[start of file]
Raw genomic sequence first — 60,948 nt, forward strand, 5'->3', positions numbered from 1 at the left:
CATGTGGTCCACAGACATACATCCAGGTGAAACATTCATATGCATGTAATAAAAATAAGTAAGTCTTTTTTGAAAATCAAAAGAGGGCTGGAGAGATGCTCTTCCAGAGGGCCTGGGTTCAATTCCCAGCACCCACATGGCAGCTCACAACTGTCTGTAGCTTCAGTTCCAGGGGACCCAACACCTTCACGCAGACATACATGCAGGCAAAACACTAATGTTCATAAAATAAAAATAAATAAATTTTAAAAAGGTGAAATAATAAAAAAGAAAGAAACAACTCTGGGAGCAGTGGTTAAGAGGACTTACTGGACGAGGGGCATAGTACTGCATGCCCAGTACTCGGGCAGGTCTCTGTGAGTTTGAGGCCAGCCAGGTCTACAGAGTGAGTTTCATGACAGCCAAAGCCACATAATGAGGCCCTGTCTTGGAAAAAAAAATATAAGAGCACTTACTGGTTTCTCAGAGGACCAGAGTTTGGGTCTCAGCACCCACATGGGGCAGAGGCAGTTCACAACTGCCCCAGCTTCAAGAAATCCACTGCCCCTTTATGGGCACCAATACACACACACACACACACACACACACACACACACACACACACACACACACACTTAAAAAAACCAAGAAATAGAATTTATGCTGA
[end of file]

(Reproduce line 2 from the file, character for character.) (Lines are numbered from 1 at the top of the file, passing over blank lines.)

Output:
CATGTGGTCCACAGACATACATCCAGGTGAAACATTCATATGCATGTAATAAAAATAAGTAAGTCTTTTTTGAAAATCAAAAGAGGGCTGGAGAGATGCTCTTCCAGAGGGCCTGGGTTCAATTCCCAGCACCCACATGGCAGCTCACAACTGTCTGTAGCTTCAGTTCCAGGGGACCCAACACCTTCACGCAGACATACATGCAGGCAAAACACTAATGTTCATAAAATAAAAATAAATAAATTTTAAAAAGGTGAAATAATAAAAAAGAAAGAAACAACTCTGGGAGCAGTGGTTAAGAGGACTTACTGGACGAGGGGCATAGTACTGCATGCCCAGTACTCGGGCAGGTCTCTGTGAGTTTGAGGCCAGCCAGGTCTACAGAGTGAGTTTCATGACAGCCAAAGCCACATAATGAGGCCCTGTCTTGGAAAAAAAAATATAAGAGCACTTACTGGTTTCTCAGAGGACCAGAGTTTGGGTCTCAGCACCCACATGGGGCAGAGGCAGTTCACAACTGCCCCAGCTTCAAGAAATCCACTGCCCCTTTATGGGCACCAATACACACACACACACACACACACACACACACACACACACACACACACACACACTTAAAAAAACCAAGAAATAGAATTTATGCTGA